“We need some additional labor. Our probably average age of our labor force is crowding 65.”
Jay Wilder figures if he’s growing his own labor, he might as well teach them what he wants them to know. 4-h projects are great teaching tools.
“The boys have learned and I even learned the responsibility of feeding and cleaning, working with your animals, whether it’s steers or heifers, pigs, chickens.”
This year Jayce and Spencer are raising commercial heifers.
“On the commercial heifers or replacement heifers they’re learning that it’s not just an immediate process. We buy them as yearlings, and then we have to get them bred, and that calf is either a replacement itself, possibly a show animal, or just a slaughter animal, you know for food. It’s teaching them that you don’t just go to the grocery store and your beef is there. There’s a process that takes a good two years to get that animal to that facility.”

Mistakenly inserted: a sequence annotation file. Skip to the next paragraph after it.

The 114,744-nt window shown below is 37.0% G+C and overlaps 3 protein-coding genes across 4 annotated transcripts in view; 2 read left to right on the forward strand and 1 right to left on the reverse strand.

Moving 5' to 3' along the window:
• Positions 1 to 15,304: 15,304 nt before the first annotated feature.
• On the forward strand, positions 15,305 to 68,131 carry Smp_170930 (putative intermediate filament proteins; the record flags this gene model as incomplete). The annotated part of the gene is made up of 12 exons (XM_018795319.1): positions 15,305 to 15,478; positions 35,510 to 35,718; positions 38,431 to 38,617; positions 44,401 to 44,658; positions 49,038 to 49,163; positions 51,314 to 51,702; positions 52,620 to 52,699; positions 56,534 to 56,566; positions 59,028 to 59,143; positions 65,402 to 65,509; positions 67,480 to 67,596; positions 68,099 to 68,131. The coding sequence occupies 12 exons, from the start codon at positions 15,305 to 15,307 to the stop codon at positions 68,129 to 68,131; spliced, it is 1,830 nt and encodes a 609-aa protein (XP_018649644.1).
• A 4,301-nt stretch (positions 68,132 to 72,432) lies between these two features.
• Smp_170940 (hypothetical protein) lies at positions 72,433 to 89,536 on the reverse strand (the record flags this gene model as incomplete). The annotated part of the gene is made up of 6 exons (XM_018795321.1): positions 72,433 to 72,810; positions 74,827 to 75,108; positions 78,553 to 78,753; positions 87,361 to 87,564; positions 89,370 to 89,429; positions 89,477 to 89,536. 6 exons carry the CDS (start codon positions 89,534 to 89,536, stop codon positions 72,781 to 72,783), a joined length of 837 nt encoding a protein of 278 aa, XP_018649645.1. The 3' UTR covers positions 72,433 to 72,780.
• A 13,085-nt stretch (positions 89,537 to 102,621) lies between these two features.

There’s a lesson there for all of us.
“The whole goal of a commercial heifer project is to try and raise a cow man.”
And like many ranchers, the wilder boys will be selling the commercial heifers they’ve raised. There’s a special youth commercial heifer sale October 28th. I’m Joe Brown, looking at Brazos Valley agriculture, From the Ground Up.
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